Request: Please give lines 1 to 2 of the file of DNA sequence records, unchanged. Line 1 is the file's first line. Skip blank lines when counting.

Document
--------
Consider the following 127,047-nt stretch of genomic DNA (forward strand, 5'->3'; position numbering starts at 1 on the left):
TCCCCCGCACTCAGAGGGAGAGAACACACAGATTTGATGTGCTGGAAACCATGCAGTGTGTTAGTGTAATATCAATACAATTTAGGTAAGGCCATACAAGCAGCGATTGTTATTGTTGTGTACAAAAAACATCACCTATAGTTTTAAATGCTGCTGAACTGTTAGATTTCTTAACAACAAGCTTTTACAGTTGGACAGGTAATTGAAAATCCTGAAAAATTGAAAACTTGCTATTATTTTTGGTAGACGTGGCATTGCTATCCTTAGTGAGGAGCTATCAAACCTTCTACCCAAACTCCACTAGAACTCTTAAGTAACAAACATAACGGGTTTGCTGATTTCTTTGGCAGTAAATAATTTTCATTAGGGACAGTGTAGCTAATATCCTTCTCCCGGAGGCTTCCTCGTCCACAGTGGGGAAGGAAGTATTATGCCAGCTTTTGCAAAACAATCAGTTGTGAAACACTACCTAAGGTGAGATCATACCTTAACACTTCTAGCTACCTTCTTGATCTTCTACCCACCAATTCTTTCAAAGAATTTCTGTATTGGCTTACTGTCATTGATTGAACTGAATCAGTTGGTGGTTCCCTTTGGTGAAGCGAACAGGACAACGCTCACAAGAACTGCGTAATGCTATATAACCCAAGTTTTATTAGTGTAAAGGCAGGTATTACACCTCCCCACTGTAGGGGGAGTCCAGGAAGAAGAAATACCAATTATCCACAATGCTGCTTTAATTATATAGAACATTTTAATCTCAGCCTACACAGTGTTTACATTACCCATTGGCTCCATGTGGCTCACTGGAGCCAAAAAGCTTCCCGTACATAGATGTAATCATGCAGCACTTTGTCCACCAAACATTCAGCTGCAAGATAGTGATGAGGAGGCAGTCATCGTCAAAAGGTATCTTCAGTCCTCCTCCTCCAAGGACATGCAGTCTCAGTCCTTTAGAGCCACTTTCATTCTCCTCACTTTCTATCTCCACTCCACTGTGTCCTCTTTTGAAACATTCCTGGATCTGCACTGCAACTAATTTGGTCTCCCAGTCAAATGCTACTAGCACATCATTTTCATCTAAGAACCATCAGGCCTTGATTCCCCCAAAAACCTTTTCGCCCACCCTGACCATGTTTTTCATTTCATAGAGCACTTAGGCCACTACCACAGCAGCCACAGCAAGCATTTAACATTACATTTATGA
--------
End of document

Consider the following 127,047-nt stretch of genomic DNA (forward strand, 5'->3'; position numbering starts at 1 on the left):
TCCCCCGCACTCAGAGGGAGAGAACACACAGATTTGATGTGCTGGAAACCATGCAGTGTGTTAGTGTAATATCAATACAATTTAGGTAAGGCCATACAAGCAGCGATTGTTATTGTTGTGTACAAAAAACATCACCTATAGTTTTAAATGCTGCTGAACTGTTAGATTTCTTAACAACAAGCTTTTACAGTTGGACAGGTAATTGAAAATCCTGAAAAATTGAAAACTTGCTATTATTTTTGGTAGACGTGGCATTGCTATCCTTAGTGAGGAGCTATCAAACCTTCTACCCAAACTCCACTAGAACTCTTAAGTAACAAACATAACGGGTTTGCTGATTTCTTTGGCAGTAAATAATTTTCATTAGGGACAGTGTAGCTAATATCCTTCTCCCGGAGGCTTCCTCGTCCACAGTGGGGAAGGAAGTATTATGCCAGCTTTTGCAAAACAATCAGTTGTGAAACACTACCTAAGGTGAGATCATACCTTAACACTTCTAGCTACCTTCTTGATCTTCTACCCACCAATTCTTTCAAAGAATTTCTGTATTGGCTTACTGTCATTGATTGAACTGAATCAGTTGGTGGTTCCCTTTGGTGAAGCGAACAGGACAACGCTCACAAGAACTGCGTAATGCTATATAACCCAAGTTTTATTAGTGTAAAGGCAGGTATTACACCTCCCCACTGTAGGGGGAGTCCAGGAAGAAGAAATACCAATTATCCACAATGCTGCTTTAATTATATAGAACATTTTAATCTCAGCCTACACAGTGTTTACATTACCCATTGGCTCCATGTGGCTCACTGGAGCCAAAAAGCTTCCCGTACATAGATGTAATCATGCAGCACTTTGTCCACCAAACATTCAGCTGCAAGATAGTGATGAGGAGGCAGTCATCGTCAAAAGGTATCTTCAGTCCTCCTCCTCCAAGGACATGCAGTCTCAGTCCTTTAGAGCCACTTTCATTCTCCTCACTTTCTATCTCCACTCCACTGTGTCCTCTTTTGAAACATTCCTGGATCTGCACTGCAACTAATTTGGTCTCCCAGTCAAATGCTACTAGCACATCATTTTCATCTAAGAACCATCAGGCCTTGATTCCCCCAAAAACCTTTTCGCCCACCCTGACCATGTTTTTCATTTCATAGAGCACTTAGGCCACTACCACAGCAGCCACAGCAAGCATTTAACATTACATTTATGA